Some mornings are well spent doing nothing. Sipping hot tea, having a delicious breakfast and taking in the beautiful panoramic view of the Jaisalmer fort; that to me is definitely a morning well spent.
I had already booked a camel safari from the hostel itself (for 1600 INR, it can get cheaper too I think) and was joined by Ajey from Chennai and Lena from Berlin. The camel safaris usually start in the afternoon around 3 O’ Clock, so we definitely had a lot of time to kill. But it zoomed right by, talking to fellow travellers, contemplating sightseeing in the ‘harsh’ sun and finally heading out for lunch.
The base camp for heading out to the sand dunes is a tiny village about 40 Kms from Jaisalmer called Sam (pronounced as ‘sum’). Various camps have sprouted every few metres along the highway and we could see a plethora of tourists mounted on camels, armed with selfie sticks one behind the other like a modern caravan about to attack the desert with their cameras and cellphones. I sighed with relief when we drove past that procession, away from the camps, the people, the selfie sticks, the 10-minute safaris and a life of chaos. After about an hour of drive, our car stopped at a nondescript location on a narrow road leading to a village.
There we met Kaalu, our guide/manager/cook/caretaker/everything-in-between, three magnificent camels doomed to be our rides, and the ubiquitous group of children asking for something, anything; children who do not live in the India of decorated camels, safaris, selfie sticks and cameras, in fact not even in the India of education, livelihood and survival. The camels, stripped of their freedom and yet being provided for by their masters, much like modern communism. After an hour long camel ride which quickly progressed from “Wow! This is awesome” to ” I never knew riding a camel was this painful”, we reached our camping point which actually in a way marked the beginning of the unspoilt, unlively, harsh and serene part of the Thar desert. There was no civilisation as far as eyes could see, no trees, no animals, only a few scattered shrubs holding onto their roots in that harsh environment, trying to survive, much like the folk who inhabit the adjacent villages.
We spent the evening walking barefoot on the warm sand in the wilderness, enjoying that small pleasure of life which could quickly turn into a burden if we had to do it every day. After an hour of childish play and walking back and forth to nowhere, we climbed up to a vantage point to watch the setting sun (which started to seem like a ritual now). The same sun in a different setting, unconscious of its power and beauty, like the woman.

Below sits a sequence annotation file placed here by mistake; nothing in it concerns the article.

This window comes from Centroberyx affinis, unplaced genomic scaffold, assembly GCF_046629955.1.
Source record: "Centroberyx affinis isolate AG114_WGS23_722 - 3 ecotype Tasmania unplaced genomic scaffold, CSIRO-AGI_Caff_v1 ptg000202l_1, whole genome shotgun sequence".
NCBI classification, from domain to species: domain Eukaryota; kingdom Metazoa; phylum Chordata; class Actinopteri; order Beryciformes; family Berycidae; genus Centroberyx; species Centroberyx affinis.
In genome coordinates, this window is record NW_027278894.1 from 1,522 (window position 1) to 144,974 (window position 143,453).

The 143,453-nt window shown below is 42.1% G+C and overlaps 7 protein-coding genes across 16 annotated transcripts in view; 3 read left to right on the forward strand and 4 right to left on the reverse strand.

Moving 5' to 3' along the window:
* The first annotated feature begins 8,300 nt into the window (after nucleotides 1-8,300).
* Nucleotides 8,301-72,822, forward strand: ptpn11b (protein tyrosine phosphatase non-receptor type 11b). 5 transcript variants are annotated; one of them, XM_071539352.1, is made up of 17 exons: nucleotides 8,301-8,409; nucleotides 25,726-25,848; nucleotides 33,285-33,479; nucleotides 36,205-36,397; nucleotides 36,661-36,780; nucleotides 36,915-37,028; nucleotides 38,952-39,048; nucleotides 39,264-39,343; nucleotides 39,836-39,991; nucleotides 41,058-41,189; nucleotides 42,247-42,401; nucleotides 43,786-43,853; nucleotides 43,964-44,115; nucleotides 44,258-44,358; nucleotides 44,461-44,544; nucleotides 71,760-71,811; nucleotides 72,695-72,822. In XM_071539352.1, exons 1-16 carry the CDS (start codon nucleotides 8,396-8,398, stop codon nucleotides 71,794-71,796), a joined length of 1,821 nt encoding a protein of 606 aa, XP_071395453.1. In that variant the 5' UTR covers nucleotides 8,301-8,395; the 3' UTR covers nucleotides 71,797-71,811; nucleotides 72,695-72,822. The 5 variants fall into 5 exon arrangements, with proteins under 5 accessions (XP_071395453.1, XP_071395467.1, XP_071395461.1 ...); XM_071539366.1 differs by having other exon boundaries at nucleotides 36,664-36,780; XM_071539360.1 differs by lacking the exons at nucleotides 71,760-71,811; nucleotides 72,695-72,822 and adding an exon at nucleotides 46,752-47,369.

By the time we navigated back to our camp, Kaalu had already lit up a fire and was making tea on it and was soon joined by Anwar, a 12-year-old boy who rides a motorcycle from his village to the nearest road, and then walks to the campsite every evening to deliver cold beer to the people who come for safari. That particular evening he couldn’t control his motorcycle and fell down on the road, injuring himself and destroying a few bottles of beer which would never be compensated for. His quota of illiteracy was apparently sponsored by the unavailability of teachers in the government school and humongous fees of the private schools in the nearby city.
Warming myself in front of the fire while the mercury dipped ferociously in the brazen desert trying to be as cold as Anwar’s life, I gathered that Kaalu, who also held the revolutionary thought that marriage is futile, was being paid a grand salary of 4000 INR per month by the camel owners for the treacherous job that did not allow him any free time to work somewhere else. Soon tea was poured in the glasses and it seemed, the bitterness of life, here in India, is compensated by sweetness of the tea.
After dinner, gazing into the sky, lying down in the open desert I thought of the tale of the stars in the distance and a dozen that shoot away. A tale that led us to this day, a tale of creation, a tale of time. The experience of gazing out into the universe in the cold open desert cannot be bound in words. It makes us realise our minuscule existence and puts into perspective the scale of various problems of our life. It questions our apathy for other beings and asks us the reason of our inflated egos.
It tells the tale that has enabled me to write this while Kaalu and Anwar sleep in a blanket of illiteracy and ignorance.
Contributed by : Siddharth
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